How to Sleep your Way to A Better Morning Swim Practice

Sleep is of paramount importance to any athlete’s training, but swimmers in particular must be able to train well in the early hours of the morning on a regular basis. Waking up at 5 a.m. (or even 4 a.m.) can throw your training off if you haven’t had enough shut-eye. Let’s discuss how you can make sleep a priority as a means to boost your performance.

1. Stick to your Bedtime

At night, it is easy to get distracted with things you would like to finish before bed—ranging from homework to your favorite TV show. When 10 or 20 minutes pass by, you lose precious time that your body could use to fall asleep. Get in the habit of planning to be in bed before a specific time, regardless of things you feel compelled to do. You will need to be more efficient with your work earlier in the day, and less attached to entertainment right before bed. The value of being well-rested for training the next day and any other tasks is much higher than needlessly staying up late.

2. Limit Screen Time

With laptops, TVs, phones, and tablets, it is easy to keep your eyes on a screen until bedtime. This screen time can hinder your ability to sleep well. Artificial light from devices can tinker with brain chemicals like melatonin that promote sleep. One study found that 2 hours of exposure to a bright screen reduced melatonin levels by up to 22%. In the hours before bed, dim your screen if you must use a device. Otherwise, turn off your electronics and opt for a book or magazine. This can be especially difficult for teenagers, whose circadian rhythms (internal biological clocks) are organized such that a peak in activity occurs around 11p.m. While teenagers may be more alert late at night, they still require ample sleep to perform well in the morning.

3. Drink Water at Night

After several hours of sleeping without any fluid intake, the body wakes up mildly dehydrated. This dehydration can be compounded by a high-salt dinner or drinking beverages with sugar or caffeine at night. Drink water from dinner onward, and have a glass of water when you wake up for practice in the morning. This will hydrate you, boosting your metabolism and helping your body flush out any residual toxins from the day before. Hydrating before and after sleeping thus helps in the recovery process by supporting good circulation and exchange of nutrients in the muscle.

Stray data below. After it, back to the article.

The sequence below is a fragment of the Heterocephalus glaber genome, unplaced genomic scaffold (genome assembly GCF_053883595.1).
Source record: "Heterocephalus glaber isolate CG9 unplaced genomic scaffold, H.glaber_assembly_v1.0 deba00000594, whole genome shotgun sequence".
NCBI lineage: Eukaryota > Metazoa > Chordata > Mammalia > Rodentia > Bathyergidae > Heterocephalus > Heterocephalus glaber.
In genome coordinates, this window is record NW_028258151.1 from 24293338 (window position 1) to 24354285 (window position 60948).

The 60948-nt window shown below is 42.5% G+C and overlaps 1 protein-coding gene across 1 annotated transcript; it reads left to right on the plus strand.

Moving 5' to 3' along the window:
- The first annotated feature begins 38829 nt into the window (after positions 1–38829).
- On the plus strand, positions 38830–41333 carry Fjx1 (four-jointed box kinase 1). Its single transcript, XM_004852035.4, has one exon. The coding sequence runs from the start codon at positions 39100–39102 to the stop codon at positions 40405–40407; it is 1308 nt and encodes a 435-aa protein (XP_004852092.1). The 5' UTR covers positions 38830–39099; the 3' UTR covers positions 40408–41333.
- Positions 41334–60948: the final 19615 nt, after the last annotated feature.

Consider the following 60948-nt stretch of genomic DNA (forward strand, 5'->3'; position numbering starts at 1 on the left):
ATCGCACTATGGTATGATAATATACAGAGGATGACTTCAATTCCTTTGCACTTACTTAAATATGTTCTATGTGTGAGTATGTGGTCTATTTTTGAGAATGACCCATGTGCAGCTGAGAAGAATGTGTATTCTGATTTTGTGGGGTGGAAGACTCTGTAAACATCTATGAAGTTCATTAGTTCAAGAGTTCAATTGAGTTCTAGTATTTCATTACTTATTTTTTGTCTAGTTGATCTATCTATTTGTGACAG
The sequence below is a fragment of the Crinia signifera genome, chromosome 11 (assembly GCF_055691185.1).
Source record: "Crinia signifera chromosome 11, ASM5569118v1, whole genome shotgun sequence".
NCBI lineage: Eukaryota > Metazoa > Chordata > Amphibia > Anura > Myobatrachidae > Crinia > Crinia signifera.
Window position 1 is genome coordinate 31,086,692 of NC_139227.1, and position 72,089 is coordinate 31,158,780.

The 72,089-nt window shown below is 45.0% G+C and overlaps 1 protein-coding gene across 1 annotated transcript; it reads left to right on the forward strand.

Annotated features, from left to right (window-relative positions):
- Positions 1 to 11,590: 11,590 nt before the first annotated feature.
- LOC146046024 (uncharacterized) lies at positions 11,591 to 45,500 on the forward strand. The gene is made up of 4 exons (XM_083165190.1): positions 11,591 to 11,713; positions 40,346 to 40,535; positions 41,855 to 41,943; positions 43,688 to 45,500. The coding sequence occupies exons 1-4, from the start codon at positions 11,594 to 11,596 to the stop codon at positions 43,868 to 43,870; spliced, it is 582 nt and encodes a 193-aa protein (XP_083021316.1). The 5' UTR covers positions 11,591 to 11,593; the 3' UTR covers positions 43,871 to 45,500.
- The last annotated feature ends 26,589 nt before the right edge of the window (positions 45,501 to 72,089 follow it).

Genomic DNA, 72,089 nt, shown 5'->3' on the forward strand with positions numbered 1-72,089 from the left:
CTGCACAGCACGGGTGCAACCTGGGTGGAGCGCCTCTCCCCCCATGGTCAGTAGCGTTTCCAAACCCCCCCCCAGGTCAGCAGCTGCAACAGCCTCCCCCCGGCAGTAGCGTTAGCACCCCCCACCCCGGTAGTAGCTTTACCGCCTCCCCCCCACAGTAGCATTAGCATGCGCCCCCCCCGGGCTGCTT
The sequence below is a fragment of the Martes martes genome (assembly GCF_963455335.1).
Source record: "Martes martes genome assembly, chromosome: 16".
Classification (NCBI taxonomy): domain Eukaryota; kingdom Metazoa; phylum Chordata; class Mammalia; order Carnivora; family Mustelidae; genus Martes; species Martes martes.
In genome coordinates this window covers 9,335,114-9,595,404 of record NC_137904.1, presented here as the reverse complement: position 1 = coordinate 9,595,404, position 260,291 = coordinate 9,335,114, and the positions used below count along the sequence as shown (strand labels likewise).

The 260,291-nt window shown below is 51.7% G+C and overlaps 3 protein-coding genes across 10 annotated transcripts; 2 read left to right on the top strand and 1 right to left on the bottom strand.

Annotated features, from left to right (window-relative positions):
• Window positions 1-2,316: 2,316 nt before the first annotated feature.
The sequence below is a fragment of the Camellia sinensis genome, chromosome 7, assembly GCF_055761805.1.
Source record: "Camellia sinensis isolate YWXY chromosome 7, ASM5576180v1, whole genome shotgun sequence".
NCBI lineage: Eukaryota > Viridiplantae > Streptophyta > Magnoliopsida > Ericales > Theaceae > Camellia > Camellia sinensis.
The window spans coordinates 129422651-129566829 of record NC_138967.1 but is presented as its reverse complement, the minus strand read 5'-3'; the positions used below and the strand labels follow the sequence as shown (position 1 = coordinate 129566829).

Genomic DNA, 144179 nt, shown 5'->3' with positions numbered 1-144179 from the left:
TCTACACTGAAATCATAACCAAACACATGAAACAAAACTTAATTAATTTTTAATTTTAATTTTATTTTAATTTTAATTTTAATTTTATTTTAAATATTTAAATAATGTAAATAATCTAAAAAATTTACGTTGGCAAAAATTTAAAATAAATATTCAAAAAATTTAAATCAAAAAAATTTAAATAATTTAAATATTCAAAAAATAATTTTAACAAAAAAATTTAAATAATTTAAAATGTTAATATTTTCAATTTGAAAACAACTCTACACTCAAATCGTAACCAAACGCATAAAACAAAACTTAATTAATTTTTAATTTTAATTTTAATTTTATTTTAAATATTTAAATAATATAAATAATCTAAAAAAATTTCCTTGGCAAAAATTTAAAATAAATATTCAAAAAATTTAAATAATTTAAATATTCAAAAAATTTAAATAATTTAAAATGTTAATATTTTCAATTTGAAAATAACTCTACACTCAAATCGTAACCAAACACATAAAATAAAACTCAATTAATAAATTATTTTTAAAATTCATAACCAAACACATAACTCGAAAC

Bottom line: For your sleep to help your performance, you have to make lasting changes in bedtime habits. Whether that means shifting your work schedule to the morning, planning ahead to avoid late nights, or unplugging from the digital world to rest your mind, try making one of these changes to your lifestyle. Sleep is about quality and quantity. Give it the same attention and focus you apply to your training and you’ll recover quickly, be healthy, and wake up ready to get after a challenging workout.

References:

1. http://well.blogs.nytimes.com/2012/09/10/really-using-a-computer-before-bed-can-disrupt-sleep/?_php=true&_type=blogs&_r=0

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About BridgeAthletic

BridgeAthletic Logo 3BridgeAthletic works with elite professional, collegiate, and club swimming programs to provide a turnkey solution for dryland training. Led by Nick Folker, the top swimming strength and conditioning coach in the world, our team builds stroke-specific, custom-optimized dryland programs for each of our clients. The individualized workouts are delivered directly to athletes via our state of the art technology platform and mobile applications. Check Nick and BridgeAthletic out as recently featured in SwimSwam.

About Nick Folker

Nick FolkerNick Folker is the Co-Founder and Director of Elite Performance at BridgeAthletic. Nick’s roster of athletes includes 35 Olympians winning 22 Olympic Medals, 7 team NCAA Championships and over 170 individual and relay NCAA championships. Megan Fischer-Colbrie works as the Sports Science Editor at BridgeAthletic. Megan was a four-year varsity swimmer at Stanford, where she recently graduated with a degree in Human Biology. The Championship Series by BridgeAthletic is designed to empower athletes with tips from the pros that will help them reach peak performance come race day. We will be covering competition-focused topics such as nutrition, recovery, stretching, and mental preparation.

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About Gold Medal Mel Stewart

Gold Medal Mel Stewart

MEL STEWART Jr., aka Gold Medal Mel, won three Olympic medals at the 1992 Olympic Games. Mel's best event was the 200 butterfly. He is a former World, American, and NCAA Record holder in the 200 butterfly. As a writer/producer and sports columnist, Mel has contributed to Yahoo Sports, Universal Sports, …

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